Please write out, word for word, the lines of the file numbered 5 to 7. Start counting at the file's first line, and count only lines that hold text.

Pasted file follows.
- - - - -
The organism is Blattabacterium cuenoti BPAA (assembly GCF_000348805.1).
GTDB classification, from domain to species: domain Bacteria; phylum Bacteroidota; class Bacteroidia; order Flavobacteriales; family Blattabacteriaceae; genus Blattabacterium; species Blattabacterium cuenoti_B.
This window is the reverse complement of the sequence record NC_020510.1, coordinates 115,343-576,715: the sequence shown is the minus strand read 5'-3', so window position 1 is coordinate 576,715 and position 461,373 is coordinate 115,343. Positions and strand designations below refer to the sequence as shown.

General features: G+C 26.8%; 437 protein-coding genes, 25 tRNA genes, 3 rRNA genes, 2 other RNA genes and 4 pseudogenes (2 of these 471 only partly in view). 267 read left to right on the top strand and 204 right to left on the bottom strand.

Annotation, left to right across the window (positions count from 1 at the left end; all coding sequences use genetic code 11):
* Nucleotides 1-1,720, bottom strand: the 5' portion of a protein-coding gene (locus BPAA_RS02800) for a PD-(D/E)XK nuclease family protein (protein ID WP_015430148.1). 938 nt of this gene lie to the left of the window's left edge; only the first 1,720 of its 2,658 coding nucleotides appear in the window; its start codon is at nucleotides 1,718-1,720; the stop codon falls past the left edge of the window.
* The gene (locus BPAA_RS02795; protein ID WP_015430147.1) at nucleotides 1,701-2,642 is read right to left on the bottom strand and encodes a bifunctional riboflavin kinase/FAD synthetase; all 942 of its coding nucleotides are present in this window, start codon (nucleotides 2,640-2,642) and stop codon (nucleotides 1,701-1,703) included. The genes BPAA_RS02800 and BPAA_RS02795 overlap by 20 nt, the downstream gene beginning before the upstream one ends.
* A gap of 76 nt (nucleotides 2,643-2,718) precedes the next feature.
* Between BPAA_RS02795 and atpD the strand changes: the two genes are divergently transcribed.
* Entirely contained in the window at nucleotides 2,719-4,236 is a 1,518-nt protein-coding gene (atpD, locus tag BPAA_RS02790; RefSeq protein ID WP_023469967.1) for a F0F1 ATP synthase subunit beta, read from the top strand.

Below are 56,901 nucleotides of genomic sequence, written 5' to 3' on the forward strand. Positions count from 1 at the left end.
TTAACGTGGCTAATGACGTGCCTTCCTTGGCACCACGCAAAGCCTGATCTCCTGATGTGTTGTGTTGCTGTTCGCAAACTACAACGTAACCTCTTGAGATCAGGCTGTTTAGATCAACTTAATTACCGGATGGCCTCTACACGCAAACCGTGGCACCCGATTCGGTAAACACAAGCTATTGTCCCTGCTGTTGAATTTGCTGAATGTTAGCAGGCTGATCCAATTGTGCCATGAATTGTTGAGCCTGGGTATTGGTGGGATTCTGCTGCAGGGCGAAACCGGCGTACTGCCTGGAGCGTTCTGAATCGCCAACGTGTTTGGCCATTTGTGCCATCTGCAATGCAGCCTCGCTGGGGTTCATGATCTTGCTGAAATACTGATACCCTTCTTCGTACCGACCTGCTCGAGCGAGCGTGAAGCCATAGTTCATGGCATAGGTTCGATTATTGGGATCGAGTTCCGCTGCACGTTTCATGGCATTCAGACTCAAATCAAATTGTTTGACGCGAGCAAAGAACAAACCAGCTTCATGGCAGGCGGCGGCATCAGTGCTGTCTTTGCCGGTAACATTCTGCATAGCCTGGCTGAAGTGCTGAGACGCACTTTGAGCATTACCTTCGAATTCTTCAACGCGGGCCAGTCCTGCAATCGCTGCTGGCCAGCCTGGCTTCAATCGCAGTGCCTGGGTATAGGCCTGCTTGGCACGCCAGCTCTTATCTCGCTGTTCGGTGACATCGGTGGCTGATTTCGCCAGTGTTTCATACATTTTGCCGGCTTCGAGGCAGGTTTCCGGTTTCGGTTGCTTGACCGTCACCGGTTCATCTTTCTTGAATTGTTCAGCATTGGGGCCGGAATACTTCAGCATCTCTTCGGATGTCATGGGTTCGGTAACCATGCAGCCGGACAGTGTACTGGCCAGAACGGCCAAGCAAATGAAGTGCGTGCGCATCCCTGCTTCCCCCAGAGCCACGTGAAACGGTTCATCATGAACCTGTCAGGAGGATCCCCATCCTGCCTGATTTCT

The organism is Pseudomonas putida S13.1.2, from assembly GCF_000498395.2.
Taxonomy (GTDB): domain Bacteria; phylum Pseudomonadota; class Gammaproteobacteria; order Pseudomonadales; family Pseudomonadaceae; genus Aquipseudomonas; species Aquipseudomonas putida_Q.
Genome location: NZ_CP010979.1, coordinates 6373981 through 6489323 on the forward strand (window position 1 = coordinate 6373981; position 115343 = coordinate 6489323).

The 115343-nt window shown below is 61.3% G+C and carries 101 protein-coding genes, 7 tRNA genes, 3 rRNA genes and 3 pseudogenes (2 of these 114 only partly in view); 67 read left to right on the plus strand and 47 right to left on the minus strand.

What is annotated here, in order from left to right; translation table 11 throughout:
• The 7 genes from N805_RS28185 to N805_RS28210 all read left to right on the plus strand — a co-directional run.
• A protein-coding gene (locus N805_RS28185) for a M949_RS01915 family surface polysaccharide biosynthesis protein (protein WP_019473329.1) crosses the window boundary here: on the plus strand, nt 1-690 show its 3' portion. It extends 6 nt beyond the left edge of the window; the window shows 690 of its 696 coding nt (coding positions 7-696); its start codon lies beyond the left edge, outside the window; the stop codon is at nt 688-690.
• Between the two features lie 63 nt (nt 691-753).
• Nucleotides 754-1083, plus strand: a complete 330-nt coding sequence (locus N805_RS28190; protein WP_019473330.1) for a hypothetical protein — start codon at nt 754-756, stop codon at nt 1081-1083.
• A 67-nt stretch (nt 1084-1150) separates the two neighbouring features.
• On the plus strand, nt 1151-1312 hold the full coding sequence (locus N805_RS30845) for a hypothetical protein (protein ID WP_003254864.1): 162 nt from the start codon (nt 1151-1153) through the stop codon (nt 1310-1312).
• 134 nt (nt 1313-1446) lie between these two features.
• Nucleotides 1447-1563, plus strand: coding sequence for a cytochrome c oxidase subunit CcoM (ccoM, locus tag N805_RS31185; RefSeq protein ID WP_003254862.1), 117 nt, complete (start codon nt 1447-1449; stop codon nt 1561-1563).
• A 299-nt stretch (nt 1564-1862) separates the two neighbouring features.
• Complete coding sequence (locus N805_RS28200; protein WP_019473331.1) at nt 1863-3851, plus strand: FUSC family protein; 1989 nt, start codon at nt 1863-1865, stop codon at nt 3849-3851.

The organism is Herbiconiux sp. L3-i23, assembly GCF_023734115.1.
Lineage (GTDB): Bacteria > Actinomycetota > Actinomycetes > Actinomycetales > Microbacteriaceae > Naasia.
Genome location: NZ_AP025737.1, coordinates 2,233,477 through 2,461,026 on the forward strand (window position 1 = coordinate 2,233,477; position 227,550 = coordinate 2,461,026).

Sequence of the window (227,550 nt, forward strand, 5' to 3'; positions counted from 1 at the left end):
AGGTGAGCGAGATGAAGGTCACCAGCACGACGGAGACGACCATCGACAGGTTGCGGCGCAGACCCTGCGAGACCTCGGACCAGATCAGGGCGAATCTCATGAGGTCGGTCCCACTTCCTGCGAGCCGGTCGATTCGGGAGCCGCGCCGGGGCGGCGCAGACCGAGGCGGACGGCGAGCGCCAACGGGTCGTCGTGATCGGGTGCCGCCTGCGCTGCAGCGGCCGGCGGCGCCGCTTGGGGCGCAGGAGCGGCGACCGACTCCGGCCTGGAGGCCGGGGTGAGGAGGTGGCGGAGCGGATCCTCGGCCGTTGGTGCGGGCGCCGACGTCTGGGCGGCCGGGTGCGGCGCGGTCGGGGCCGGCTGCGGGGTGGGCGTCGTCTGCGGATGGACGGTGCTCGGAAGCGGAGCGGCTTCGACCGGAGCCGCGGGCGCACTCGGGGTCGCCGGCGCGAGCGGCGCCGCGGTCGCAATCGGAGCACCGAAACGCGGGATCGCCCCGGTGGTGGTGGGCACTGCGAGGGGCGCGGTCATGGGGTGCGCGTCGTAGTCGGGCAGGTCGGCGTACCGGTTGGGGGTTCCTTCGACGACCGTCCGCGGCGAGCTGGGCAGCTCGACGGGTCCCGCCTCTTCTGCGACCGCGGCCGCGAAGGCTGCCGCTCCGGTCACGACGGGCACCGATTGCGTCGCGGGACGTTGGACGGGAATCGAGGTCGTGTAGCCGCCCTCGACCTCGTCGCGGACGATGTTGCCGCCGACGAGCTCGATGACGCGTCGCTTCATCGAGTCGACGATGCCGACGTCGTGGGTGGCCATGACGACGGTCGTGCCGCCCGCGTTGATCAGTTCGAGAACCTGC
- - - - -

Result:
Annotation, left to right across the window (positions count from 1 at the left end; all coding sequences use genetic code 11):
* Nucleotides 1-1,720, bottom strand: the 5' portion of a protein-coding gene (locus BPAA_RS02800) for a PD-(D/E)XK nuclease family protein (protein ID WP_015430148.1). 938 nt of this gene lie to the left of the window's left edge; only the first 1,720 of its 2,658 coding nucleotides appear in the window; its start codon is at nucleotides 1,718-1,720; the stop codon falls past the left edge of the window.
* The gene (locus BPAA_RS02795; protein ID WP_015430147.1) at nucleotides 1,701-2,642 is read right to left on the bottom strand and encodes a bifunctional riboflavin kinase/FAD synthetase; all 942 of its coding nucleotides are present in this window, start codon (nucleotides 2,640-2,642) and stop codon (nucleotides 1,701-1,703) included. The genes BPAA_RS02800 and BPAA_RS02795 overlap by 20 nt, the downstream gene beginning before the upstream one ends.